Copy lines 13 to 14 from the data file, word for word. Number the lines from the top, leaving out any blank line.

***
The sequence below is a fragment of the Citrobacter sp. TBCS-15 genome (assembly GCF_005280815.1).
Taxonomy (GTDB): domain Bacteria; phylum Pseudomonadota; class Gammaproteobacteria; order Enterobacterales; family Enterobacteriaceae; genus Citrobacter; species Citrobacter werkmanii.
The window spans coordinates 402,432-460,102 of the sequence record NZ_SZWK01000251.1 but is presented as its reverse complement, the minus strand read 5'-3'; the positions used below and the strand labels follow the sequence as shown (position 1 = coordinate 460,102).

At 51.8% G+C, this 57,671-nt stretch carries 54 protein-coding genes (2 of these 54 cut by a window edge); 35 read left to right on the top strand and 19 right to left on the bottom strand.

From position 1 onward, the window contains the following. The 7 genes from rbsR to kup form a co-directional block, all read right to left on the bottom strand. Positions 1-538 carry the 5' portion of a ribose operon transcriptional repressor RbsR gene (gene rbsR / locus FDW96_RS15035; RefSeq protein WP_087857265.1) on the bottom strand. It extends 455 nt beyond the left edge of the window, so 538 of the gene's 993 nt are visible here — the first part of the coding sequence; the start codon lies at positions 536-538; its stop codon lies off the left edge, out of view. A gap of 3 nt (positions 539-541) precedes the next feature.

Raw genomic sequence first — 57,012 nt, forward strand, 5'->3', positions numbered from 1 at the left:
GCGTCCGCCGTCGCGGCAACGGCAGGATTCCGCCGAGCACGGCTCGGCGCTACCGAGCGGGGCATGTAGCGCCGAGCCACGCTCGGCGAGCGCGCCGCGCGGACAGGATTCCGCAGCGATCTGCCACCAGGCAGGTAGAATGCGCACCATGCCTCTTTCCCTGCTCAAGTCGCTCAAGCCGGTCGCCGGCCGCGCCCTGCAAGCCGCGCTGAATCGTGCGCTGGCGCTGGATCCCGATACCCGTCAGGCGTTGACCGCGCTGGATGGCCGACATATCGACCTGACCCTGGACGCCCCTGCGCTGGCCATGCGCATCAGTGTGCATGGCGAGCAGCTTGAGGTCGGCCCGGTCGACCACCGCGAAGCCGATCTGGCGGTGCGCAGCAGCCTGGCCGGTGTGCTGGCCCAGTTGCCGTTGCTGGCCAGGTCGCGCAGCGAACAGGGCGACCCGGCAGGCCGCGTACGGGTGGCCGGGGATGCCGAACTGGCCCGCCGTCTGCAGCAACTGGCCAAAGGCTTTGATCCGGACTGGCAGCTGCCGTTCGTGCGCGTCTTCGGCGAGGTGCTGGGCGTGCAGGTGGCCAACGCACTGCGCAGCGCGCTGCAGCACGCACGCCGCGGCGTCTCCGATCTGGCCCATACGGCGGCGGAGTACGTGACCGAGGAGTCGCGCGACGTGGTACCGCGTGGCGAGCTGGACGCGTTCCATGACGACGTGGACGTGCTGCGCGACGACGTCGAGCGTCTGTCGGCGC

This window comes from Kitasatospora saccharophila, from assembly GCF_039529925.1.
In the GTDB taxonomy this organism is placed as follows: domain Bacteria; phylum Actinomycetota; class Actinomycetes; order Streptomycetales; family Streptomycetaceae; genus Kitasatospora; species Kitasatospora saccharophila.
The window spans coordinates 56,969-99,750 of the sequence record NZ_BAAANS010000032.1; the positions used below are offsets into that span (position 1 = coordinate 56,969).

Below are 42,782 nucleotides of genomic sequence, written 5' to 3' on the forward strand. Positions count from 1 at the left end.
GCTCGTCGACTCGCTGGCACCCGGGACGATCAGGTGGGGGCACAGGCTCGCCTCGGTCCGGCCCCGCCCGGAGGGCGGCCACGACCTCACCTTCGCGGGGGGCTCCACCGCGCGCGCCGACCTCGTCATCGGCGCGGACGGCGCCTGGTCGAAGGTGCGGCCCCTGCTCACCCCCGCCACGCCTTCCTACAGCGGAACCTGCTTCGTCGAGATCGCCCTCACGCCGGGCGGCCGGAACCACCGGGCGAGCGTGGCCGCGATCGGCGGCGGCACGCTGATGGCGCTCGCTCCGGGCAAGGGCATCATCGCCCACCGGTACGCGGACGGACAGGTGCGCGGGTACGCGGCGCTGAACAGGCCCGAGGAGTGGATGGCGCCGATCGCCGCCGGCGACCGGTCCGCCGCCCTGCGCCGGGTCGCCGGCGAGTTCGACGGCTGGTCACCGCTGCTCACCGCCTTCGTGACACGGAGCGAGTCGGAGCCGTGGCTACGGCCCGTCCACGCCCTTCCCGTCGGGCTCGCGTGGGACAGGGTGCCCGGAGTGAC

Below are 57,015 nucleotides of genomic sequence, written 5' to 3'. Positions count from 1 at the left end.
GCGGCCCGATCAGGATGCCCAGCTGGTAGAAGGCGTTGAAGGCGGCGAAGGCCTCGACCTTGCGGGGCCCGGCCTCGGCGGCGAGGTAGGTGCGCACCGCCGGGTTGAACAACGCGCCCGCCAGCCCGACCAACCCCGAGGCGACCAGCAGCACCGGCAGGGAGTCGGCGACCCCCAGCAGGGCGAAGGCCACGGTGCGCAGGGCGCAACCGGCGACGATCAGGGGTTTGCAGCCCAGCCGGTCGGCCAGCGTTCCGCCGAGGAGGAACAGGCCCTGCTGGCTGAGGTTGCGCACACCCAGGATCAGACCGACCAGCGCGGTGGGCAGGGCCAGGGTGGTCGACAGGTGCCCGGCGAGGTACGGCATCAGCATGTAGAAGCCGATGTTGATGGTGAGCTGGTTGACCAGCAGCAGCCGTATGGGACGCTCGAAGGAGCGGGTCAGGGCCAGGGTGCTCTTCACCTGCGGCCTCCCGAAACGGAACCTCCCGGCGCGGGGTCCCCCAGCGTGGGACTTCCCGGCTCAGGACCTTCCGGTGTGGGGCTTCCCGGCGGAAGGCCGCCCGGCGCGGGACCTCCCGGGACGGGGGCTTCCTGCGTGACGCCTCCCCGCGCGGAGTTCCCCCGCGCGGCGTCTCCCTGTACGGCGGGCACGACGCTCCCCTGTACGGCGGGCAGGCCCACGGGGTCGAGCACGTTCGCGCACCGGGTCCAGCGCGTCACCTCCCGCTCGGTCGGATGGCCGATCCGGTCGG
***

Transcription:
Below are 57,015 nucleotides of genomic sequence, written 5' to 3'. Positions count from 1 at the left end.
GCGGCCCGATCAGGATGCCCAGCTGGTAGAAGGCGTTGAAGGCGGCGAAGGCCTCGACCTTGCGGGGCCCGGCCTCGGCGGCGAGGTAGGTGCGCACCGCCGGGTTGAACAACGCGCCCGCCAGCCCGACCAACCCCGAGGCGACCAGCAGCACCGGCAGGGAGTCGGCGACCCCCAGCAGGGCGAAGGCCACGGTGCGCAGGGCGCAACCGGCGACGATCAGGGGTTTGCAGCCCAGCCGGTCGGCCAGCGTTCCGCCGAGGAGGAACAGGCCCTGCTGGCTGAGGTTGCGCACACCCAGGATCAGACCGACCAGCGCGGTGGGCAGGGCCAGGGTGGTCGACAGGTGCCCGGCGAGGTACGGCATCAGCATGTAGAAGCCGATGTTGATGGTGAGCTGGTTGACCAGCAGCAGCCGTATGGGACGCTCGAAGGAGCGGGTCAGGGCCAGGGTGCTCTTCACCTGCGGCCTCCCGAAACGGAACCTCCCGGCGCGGGGTCCCCCAGCGTGGGACTTCCCGGCTCAGGACCTTCCGGTGTGGGGCTTCCCGGCGGAAGGCCGCCCGGCGCGGGACCTCCCGGGACGGGGGCTTCCTGCGTGACGCCTCCCCGCGCGGAGTTCCCCCGCGCGGCGTCTCCCTGTACGGCGGGCACGACGCTCCCCTGTACGGCGGGCAGGCCCACGGGGTCGAGCACGTTCGCGCACCGGGTCCAGCGCGTCACCTCCCGCTCGGTCGGATGGCCGATCCGGTCGG